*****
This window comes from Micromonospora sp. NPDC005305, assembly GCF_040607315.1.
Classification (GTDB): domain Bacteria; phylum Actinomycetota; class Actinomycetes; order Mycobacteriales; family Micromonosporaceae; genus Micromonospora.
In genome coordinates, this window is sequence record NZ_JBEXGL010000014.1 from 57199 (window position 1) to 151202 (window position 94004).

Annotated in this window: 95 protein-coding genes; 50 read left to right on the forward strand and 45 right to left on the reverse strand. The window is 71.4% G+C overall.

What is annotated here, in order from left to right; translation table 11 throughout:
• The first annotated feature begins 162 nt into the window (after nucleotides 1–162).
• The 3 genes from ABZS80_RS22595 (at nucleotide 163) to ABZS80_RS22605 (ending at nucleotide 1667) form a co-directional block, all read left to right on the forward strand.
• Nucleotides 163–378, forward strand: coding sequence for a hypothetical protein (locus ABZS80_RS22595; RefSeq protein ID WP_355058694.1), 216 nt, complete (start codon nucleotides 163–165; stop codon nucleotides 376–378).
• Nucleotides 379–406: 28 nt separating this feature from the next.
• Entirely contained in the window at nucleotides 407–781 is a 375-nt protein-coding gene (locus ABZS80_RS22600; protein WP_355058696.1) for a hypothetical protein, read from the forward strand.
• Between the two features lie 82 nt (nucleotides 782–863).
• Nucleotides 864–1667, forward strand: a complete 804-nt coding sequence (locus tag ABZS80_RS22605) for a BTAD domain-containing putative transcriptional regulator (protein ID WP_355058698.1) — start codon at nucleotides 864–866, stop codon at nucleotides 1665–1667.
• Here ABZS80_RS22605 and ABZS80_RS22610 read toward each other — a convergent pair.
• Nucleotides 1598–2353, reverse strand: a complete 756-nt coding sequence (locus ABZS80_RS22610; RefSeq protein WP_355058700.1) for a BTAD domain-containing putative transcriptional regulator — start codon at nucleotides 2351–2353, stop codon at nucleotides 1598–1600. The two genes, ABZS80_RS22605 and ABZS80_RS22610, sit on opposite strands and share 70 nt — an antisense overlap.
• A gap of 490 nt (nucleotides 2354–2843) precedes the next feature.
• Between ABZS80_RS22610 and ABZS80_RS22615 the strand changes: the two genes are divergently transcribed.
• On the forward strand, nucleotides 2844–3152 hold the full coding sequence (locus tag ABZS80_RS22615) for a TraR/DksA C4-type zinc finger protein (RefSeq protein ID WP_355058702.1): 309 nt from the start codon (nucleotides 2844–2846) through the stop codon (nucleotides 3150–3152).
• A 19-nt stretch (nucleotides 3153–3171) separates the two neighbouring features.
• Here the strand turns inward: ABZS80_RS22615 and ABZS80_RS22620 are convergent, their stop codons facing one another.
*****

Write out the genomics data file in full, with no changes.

This window comes from Micromonospora sp. NPDC005305, assembly GCF_040607315.1.
Classification (GTDB): domain Bacteria; phylum Actinomycetota; class Actinomycetes; order Mycobacteriales; family Micromonosporaceae; genus Micromonospora.
In genome coordinates, this window is sequence record NZ_JBEXGL010000014.1 from 57199 (window position 1) to 151202 (window position 94004).

Annotated in this window: 95 protein-coding genes; 50 read left to right on the forward strand and 45 right to left on the reverse strand. The window is 71.4% G+C overall.

What is annotated here, in order from left to right; translation table 11 throughout:
• The first annotated feature begins 162 nt into the window (after nucleotides 1–162).
• The 3 genes from ABZS80_RS22595 (at nucleotide 163) to ABZS80_RS22605 (ending at nucleotide 1667) form a co-directional block, all read left to right on the forward strand.
• Nucleotides 163–378, forward strand: coding sequence for a hypothetical protein (locus ABZS80_RS22595; RefSeq protein ID WP_355058694.1), 216 nt, complete (start codon nucleotides 163–165; stop codon nucleotides 376–378).
• Nucleotides 379–406: 28 nt separating this feature from the next.
• Entirely contained in the window at nucleotides 407–781 is a 375-nt protein-coding gene (locus ABZS80_RS22600; protein WP_355058696.1) for a hypothetical protein, read from the forward strand.
• Between the two features lie 82 nt (nucleotides 782–863).
• Nucleotides 864–1667, forward strand: a complete 804-nt coding sequence (locus tag ABZS80_RS22605) for a BTAD domain-containing putative transcriptional regulator (protein ID WP_355058698.1) — start codon at nucleotides 864–866, stop codon at nucleotides 1665–1667.
• Here ABZS80_RS22605 and ABZS80_RS22610 read toward each other — a convergent pair.
• Nucleotides 1598–2353, reverse strand: a complete 756-nt coding sequence (locus ABZS80_RS22610; RefSeq protein WP_355058700.1) for a BTAD domain-containing putative transcriptional regulator — start codon at nucleotides 2351–2353, stop codon at nucleotides 1598–1600. The two genes, ABZS80_RS22605 and ABZS80_RS22610, sit on opposite strands and share 70 nt — an antisense overlap.
• A gap of 490 nt (nucleotides 2354–2843) precedes the next feature.
• Between ABZS80_RS22610 and ABZS80_RS22615 the strand changes: the two genes are divergently transcribed.
• On the forward strand, nucleotides 2844–3152 hold the full coding sequence (locus tag ABZS80_RS22615) for a TraR/DksA C4-type zinc finger protein (RefSeq protein ID WP_355058702.1): 309 nt from the start codon (nucleotides 2844–2846) through the stop codon (nucleotides 3150–3152).
• A 19-nt stretch (nucleotides 3153–3171) separates the two neighbouring features.
• Here the strand turns inward: ABZS80_RS22615 and ABZS80_RS22620 are convergent, their stop codons facing one another.